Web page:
When the Spanish film director Carlos Saura, who has died aged 91, completed his first feature, Los Golfos (The Delinquents), a ferocious story of six impoverished children from the Madrid slums, it was invited to the 1960 Cannes film festival.
However, its implicit critique of the dictatorship of General Francisco Franco meant that it was forbidden in Spain for another couple of years. Taking his films outside Spain to bypass censorship was a strategy Saura adopted several times, although – an awkward contradiction that he recognised – his films’ success abroad made the dictatorship seem more liberal.
His international reputation was established with La Caza (The Hunt), which won the Silver Bear for best direction at the 1966 Berlinale. In an arid landscape, among rising tension, three veterans of the civil war of 1936-39 on a rabbit-hunt end up killing each other. The film was intended and widely read as a metaphor of the arid, violent lives of the victors. It was the first in a decade of Saura’s financially successful, artistically magnificent and politically committed films produced by Elías Querejeta.
The following year his Peppermint Frappé, a polemic about sexual frustration in a repressed and repressive society exploding into violence, won another Silver Bear. A Golden Bear came in 1981 with Deprisa, Deprisa (Hurry! Hurry!).
Saura’s films analysing sterile family life under the dictatorship made him a leading opposition figure. Showings of La Prima Angélica (Cousin Angelica, winner of the 1974 Cannes jury prize) were attacked by Falangists, particularly outraged by a grotesque but hilarious scene in which a character’s broken arm is set in plaster in a permanent fascist salute.
A Barcelona cinema was firebombed; reels of the film were stolen. All this fascist thuggery made La Prima Angélica massively popular. The film glides skilfully between a child trapped in the civil war and a middle-aged man revisiting childhood haunts. Cría Cuervos (Raise Ravens), another disturbing, claustrophobic film told through the eyes of a child trying to understand death and cruelty (the hard-to-forget Ana Torrent), won the 1976 Cannes jury prize. Saura said: “I’ve never agreed with the widespread idea that childhood years are golden … I think childhood is a particularly uncertain period because it is lived almost entirely … in a world of huge fears and needs.”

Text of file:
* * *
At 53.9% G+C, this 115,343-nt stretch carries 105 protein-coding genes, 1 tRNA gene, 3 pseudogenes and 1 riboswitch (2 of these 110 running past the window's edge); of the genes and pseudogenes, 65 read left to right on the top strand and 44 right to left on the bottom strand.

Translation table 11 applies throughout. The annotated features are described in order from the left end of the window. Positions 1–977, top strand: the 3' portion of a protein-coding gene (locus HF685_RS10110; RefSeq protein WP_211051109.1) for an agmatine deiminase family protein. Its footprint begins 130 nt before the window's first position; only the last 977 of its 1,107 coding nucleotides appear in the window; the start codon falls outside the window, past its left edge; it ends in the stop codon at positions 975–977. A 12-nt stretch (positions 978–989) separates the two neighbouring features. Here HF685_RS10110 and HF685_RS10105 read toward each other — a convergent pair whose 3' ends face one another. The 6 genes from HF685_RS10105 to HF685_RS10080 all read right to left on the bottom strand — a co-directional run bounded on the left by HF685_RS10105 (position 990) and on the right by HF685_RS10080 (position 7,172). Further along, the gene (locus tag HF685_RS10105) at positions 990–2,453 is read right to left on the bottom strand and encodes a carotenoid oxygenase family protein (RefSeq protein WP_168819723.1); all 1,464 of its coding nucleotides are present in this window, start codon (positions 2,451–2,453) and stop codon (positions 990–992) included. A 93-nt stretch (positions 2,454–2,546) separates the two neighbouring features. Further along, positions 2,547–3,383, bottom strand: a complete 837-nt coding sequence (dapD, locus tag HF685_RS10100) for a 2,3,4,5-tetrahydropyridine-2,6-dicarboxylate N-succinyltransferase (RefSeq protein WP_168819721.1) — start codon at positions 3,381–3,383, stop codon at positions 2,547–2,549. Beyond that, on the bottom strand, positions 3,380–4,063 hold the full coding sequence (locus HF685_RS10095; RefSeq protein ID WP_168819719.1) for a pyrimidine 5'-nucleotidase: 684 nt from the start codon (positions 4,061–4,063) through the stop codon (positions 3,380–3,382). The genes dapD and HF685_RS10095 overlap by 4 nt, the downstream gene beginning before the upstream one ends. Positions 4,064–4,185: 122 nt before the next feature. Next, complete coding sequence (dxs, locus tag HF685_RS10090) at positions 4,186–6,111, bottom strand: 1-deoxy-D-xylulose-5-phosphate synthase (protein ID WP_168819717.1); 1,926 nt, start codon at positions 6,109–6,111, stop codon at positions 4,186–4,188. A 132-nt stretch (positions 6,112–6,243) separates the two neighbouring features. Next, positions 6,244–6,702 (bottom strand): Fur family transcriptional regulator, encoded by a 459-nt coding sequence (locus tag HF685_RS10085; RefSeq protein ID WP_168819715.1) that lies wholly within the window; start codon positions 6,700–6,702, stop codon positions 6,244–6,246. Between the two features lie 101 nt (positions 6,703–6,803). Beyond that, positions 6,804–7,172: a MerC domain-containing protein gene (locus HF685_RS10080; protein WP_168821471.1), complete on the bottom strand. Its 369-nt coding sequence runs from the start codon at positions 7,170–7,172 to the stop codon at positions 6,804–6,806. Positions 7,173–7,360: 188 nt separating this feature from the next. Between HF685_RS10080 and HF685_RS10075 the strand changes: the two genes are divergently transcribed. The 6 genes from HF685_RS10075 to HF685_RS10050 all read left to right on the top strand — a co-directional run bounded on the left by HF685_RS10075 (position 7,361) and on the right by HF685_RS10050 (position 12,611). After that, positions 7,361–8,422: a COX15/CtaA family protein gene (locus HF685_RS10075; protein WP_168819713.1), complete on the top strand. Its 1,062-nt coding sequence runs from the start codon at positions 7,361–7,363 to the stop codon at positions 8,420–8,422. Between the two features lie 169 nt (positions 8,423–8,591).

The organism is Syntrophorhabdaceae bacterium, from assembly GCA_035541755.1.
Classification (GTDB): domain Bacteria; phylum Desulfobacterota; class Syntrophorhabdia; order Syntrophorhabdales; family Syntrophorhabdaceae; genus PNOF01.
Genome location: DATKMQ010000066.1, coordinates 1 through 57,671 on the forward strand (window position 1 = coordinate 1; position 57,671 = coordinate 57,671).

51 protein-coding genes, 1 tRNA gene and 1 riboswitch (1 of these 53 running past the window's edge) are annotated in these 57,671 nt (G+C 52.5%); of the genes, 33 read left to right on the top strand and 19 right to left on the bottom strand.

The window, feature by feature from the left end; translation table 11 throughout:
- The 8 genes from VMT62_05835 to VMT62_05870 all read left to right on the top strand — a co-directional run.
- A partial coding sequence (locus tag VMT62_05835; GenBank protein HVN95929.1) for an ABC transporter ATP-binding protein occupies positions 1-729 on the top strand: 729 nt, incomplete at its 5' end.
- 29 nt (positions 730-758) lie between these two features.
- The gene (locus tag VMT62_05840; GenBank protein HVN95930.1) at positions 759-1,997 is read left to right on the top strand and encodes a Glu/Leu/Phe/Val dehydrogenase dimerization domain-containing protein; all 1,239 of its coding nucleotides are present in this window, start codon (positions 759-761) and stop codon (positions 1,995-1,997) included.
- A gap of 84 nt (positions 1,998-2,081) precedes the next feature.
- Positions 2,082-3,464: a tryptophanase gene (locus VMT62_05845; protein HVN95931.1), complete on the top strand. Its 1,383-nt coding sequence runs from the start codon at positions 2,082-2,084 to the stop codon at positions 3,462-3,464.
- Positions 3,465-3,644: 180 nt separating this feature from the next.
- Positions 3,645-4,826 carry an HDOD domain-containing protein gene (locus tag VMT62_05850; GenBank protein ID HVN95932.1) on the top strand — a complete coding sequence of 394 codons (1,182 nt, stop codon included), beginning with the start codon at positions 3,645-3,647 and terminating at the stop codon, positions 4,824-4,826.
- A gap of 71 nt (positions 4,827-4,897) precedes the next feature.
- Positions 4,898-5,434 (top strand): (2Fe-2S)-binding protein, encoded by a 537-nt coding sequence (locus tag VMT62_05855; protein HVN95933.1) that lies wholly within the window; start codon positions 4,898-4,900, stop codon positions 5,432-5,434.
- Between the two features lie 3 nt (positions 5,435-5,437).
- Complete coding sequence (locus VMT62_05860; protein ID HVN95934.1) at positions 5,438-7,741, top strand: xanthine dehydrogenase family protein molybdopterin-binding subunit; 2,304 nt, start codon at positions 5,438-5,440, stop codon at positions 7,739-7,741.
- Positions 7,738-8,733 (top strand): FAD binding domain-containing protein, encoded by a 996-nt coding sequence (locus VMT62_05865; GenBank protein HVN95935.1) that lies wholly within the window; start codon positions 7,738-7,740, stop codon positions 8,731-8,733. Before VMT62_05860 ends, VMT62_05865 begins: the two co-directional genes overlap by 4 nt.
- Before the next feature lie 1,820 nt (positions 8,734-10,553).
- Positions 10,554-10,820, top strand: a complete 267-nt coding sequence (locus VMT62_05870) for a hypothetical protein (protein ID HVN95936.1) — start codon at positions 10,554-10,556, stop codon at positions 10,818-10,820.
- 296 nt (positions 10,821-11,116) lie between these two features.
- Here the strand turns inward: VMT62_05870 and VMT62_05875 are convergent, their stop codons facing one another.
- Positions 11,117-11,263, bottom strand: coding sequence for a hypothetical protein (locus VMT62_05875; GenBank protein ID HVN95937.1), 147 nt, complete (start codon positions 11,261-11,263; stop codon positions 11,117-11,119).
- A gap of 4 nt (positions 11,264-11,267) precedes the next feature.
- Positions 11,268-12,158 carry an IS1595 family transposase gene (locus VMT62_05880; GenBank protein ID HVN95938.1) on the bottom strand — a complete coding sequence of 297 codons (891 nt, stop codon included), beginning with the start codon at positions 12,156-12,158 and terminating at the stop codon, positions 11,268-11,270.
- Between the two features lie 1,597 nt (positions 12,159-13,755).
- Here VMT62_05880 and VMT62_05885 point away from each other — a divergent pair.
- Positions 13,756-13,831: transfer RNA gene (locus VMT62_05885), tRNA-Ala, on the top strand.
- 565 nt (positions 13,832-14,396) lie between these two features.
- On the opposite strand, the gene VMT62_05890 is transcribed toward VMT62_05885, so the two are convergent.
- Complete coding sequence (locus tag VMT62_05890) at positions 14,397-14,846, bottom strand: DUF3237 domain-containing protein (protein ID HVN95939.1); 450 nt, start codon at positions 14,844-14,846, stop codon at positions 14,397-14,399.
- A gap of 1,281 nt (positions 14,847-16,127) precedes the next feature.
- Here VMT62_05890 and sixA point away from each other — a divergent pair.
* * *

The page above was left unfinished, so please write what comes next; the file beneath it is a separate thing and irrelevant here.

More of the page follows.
Carlos was one of four children, two boys and two girls, of Fermina Atarés, a pianist, and Antonio Saura, a state attorney. This comfortable middle-class family of liberal views lived in Huesca, in Aragón, just south of the central Pyrenees. Comfort was brief. When the military rebels took Huesca at the start of the civil war, the family fled to Barcelona.
After leaving school, Saura studied industrial engineering, but abandoned university for IIEC, the Instituto de Investigaciones y Experiencias Cinematográficas, in Madrid. Graduating in 1957, he then taught at the institute before being sacked in 1964 for leftwing opinions.
The 1980s saw Saura move out of the grey misery of the Franco years into musical films in glorious colour. With the dancers Antonio Gades and Cristina Hoyos he made three films fusing with rare intensity classical ballet and flamenco: Bodas de Sangre (Blood Wedding, 1981), an adaptation of the Lorca play; Carmen (1983), after the opera by Bizet, and El Amor Brujo (Love, the Magician, 1986), after the ballet by Manuel de Falla. Several other musical films followed, such as Flamenco (1995) and Tango (1998).
¡Ay Carmela! (1990) was Saura’s most successful film. He returned to the civil war with a tragi-comedy of three travelling players who accidentally cross from Republican into rebel territory. Its audiences laughed even as they wept at the physical and psychological devastation of the conflict.
For the rest of his life, Saura directed a film most years, many of them documentaries. His last, the documentary Las Paredes Hablan (Walls Can Talk, 2022), compared prehistoric wall-paintings and modern city graffiti, to insist that art was essential to human existence. Saura is widely seen as the major Spanish film director between Luis Buñuel, whose films Saura promoted in the early 60s when Buñuel was almost unknown in his own land, and Pedro Almodóvar.
Saura’s work introduced European cinema into Spain in the 60s, with its disregard for sequential storytelling and integration of fantasy, dreams and flash-backs. His films were original and restless: each one was experimental, a new departure. What is constant is the melancholy that runs like a streak through all his work, though this sobriety often combines mysteriously with playful comedy.
Energetic and creative, Saura found time to write four novels and six books on photography, the passion that had led him into films. He was commonly seen with a camera hanging round his neck.
He lived with the journalist Adela Medrano, the mother of his first two sons, Antonio and Carlos, from 1957 till 1963. At the 1966 Berlinale, he met the actor Geraldine Chaplin, who appeared in several of his films and was his partner until 1978. Their son, Shane, was born in 1974. In 1982 he married Mercedes Pérez, mother of Manuel, Adrián and Diego. They divorced in 1993. His last 30 years were spent with the actor Eulàlia Ramón, the mother of his only daughter, Anna, born in 1994. They married in 2006.
His elder brother was the celebrated painter Antonio Saura, who died in 1998. He is survived by Eulàlia and his seven children.
• Carlos Saura Atarés, film director, born 4 January 1932; died 10 February 2023